Saturday, March 26, 2011

London Protest of budget cuts grows to 400,000

Anti-Cuts March Swells to 400,000
 London hosts largest protest since Iraq war as
    workers and public demonstrate against

Around 400,000 people have joined a march in London to
oppose the coalition government's spending cuts.

In what looks like being the largest mass protest since
the anti-Iraq war march in 2003, teachers, nurses,
midwives, NHS, council and other public sector workers
were joined by students, pensioners and direct action
supporters, bringing the centre of the capital to a
standstill.

Tens of thousands of people streamed along Embankment
and past police barriers in Whitehall. Feeder marches,
including a protest by students which set off from the
University of London in Bloomsbury, swelled the crowd,
which stretched back as far as St Paul's Cathedral.

The biggest union-organised event for over 20 years saw
more than 800 coaches and dozens of trains hired to
bring people to London, with many unable to make the
journey to the capital because of the massive demand
for transport.


"I'm sure that many of our critics will try to write us
off today as a minority, vested interest," said Brendan
Barber, the general secretary of the Trades Union
Congress, which organised the march.

"The thousands coming to London from across the country
will be speaking for their communities when they call
for a plan B that saves vital services, gets the
jobless back to work and tackles the deficit through
growth and fair tax."

Barber is expected to tell this afternoon's rally in
Hyde Park that there is an alternative to the "brutal"
spending cuts, which have already led to the threat of
170,000 council job losses and another 50,000 elsewhere
in the public sector.

"No part of our public realm is to be protected. And
don't believe it when ministers say that the NHS is
safe in their hands. With over 50,000 job cuts already
in the pipeline - nurses, doctors, physios, midwives -
in the name of so-called efficiency savings of £20bn,
the NHS as we know it is already in intensive care.

"With David Cameron talking about selling it off to any
willing provider out to make a profit, the NHS is
facing the gravest threat in its history. Today let us
say to him: we will not let you destroy what has taken
generations to build. Let's be brutally clear about
these brutal cuts. They're going to cost jobs on a huge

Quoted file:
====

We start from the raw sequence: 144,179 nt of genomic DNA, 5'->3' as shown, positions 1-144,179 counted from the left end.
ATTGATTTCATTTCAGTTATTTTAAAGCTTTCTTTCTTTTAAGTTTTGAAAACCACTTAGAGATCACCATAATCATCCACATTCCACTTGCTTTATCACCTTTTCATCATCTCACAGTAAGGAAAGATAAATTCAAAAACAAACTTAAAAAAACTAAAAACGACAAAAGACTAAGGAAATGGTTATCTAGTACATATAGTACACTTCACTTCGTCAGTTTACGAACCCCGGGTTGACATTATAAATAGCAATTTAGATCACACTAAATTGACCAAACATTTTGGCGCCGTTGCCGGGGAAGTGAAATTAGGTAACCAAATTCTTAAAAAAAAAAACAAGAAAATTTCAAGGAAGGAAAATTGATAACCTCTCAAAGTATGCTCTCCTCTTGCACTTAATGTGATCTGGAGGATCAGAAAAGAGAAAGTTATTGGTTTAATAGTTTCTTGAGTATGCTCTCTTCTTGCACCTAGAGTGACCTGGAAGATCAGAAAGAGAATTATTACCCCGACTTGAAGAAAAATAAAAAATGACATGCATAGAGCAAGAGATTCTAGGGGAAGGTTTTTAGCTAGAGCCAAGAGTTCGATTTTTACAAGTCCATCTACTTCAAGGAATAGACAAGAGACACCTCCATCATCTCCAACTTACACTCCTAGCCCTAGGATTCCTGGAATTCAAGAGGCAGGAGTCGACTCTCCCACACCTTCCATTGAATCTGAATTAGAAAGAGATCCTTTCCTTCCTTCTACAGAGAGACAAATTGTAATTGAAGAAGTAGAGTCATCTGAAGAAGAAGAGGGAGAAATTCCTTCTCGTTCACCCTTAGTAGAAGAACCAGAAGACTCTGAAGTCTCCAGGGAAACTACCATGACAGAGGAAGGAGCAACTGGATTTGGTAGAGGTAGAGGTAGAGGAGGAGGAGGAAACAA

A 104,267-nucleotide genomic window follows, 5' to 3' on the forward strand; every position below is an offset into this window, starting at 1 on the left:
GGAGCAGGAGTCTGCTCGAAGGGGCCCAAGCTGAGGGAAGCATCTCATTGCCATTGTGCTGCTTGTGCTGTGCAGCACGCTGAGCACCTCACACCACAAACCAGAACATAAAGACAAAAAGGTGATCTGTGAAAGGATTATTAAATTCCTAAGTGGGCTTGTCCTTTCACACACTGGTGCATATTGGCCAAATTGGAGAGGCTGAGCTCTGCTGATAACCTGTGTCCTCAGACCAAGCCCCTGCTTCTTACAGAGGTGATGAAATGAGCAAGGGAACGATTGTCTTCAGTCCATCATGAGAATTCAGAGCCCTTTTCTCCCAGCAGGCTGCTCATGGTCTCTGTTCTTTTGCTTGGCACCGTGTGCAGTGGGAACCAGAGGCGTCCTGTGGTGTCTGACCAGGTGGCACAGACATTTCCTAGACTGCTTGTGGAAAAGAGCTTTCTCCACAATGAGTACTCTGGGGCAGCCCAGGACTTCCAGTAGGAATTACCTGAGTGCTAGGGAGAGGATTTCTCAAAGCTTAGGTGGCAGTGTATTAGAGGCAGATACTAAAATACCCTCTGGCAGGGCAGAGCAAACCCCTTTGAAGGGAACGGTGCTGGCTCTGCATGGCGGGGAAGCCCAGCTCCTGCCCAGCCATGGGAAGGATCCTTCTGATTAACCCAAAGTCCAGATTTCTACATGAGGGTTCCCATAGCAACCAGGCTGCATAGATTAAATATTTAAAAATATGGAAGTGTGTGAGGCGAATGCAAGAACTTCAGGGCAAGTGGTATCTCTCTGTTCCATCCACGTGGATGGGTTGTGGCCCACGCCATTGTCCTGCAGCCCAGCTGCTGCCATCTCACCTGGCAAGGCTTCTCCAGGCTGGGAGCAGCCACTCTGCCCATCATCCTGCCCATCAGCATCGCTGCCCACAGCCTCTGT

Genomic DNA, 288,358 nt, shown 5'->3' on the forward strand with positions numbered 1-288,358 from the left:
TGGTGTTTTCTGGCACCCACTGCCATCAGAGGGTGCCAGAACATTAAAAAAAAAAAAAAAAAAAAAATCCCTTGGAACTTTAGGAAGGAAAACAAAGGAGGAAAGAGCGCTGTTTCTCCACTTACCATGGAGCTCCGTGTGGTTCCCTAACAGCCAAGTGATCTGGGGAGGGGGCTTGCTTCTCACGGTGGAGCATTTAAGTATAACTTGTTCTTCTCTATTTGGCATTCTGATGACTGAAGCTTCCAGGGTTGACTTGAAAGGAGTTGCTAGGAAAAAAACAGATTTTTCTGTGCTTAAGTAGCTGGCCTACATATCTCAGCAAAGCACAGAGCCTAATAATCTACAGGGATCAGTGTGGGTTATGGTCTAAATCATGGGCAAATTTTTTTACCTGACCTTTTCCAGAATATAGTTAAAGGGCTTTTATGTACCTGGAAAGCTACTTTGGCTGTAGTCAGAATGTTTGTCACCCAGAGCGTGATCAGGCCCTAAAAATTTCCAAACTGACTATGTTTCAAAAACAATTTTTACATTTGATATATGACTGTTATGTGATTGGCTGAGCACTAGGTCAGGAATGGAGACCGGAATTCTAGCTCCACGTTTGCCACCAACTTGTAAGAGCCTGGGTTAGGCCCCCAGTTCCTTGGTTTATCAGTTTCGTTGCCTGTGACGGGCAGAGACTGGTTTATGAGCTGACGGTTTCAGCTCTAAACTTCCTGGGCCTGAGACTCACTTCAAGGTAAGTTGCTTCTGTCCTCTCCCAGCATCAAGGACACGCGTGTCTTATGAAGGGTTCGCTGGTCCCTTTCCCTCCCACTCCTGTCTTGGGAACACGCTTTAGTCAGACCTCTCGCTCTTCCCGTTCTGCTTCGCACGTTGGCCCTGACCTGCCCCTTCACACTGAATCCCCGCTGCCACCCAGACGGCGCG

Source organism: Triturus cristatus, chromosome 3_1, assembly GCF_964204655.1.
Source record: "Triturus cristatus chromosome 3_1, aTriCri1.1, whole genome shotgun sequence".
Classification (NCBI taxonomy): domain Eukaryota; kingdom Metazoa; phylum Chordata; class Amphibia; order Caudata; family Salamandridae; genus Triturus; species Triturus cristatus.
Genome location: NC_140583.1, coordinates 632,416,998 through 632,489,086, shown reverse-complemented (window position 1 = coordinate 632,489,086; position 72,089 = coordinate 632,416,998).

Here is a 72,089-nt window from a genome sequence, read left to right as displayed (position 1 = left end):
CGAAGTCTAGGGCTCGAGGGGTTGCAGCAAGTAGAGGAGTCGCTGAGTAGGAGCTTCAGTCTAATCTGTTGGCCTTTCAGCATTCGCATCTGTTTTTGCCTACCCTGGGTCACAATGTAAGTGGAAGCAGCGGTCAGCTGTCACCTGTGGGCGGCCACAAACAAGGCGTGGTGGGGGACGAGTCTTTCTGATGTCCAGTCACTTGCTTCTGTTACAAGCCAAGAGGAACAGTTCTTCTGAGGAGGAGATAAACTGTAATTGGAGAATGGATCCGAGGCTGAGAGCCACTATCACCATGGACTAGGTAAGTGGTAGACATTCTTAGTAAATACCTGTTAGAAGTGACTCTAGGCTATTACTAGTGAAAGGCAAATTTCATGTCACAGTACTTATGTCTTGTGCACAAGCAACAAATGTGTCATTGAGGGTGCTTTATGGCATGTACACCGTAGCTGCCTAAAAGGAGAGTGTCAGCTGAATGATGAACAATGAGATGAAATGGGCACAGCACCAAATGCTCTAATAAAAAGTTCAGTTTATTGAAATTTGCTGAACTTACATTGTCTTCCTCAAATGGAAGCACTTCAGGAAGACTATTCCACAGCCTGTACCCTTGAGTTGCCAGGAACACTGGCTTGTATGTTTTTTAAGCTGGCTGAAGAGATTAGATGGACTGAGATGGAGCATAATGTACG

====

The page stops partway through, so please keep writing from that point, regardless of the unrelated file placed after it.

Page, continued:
scale - adding to the misery of the 2.5 million people
already on the dole."

The education secretary, Michael Gove, acknowledged the
public's concerns about the planned cuts, but insisted
they were necessary.

"Of course people will feel a sense of disquiet, in
some cases anger, at what they see happening," Gove
told BBC Radio 4's Today programme. "But the difficulty
we have, as the government inheriting a terrible
economic mess, is that we have to take steps to bring
the public finances back into balance."

Labour politicians will join the march, and party
leader, Ed Miliband, will address the rally in Hyde
Park.

Dave Prentis, general secretary of the Unison union,
will tell demonstrators that the government faces being
wiped out in May's elections.

"Every month when a library closes, a care home shuts
its doors, or services for struggling young people are
withdrawn, I want them to feel the fear, and anger of
the people who have come here today from every part of
the UK to vent their frustration and to stand up for a
fairer future."

Banks and stores in Oxford Street are being targeted by
the anti-cuts group UK Uncut. There are also plans to
target a secret location with a mass occupation.

Around 4,500 police officers were on duty, with the
human rights group Liberty sending 100 legal observers
to monitor their actions.

The senior Scotland Yard officer in charge of policing
the protests, Commander Bob Broadhurst, has pledged
that the controversial tactic of "kettling" protesters
into a confined area will be kept to a minimum. "The
issues will be with the fracture groups who might want
to spoil the party," he said.




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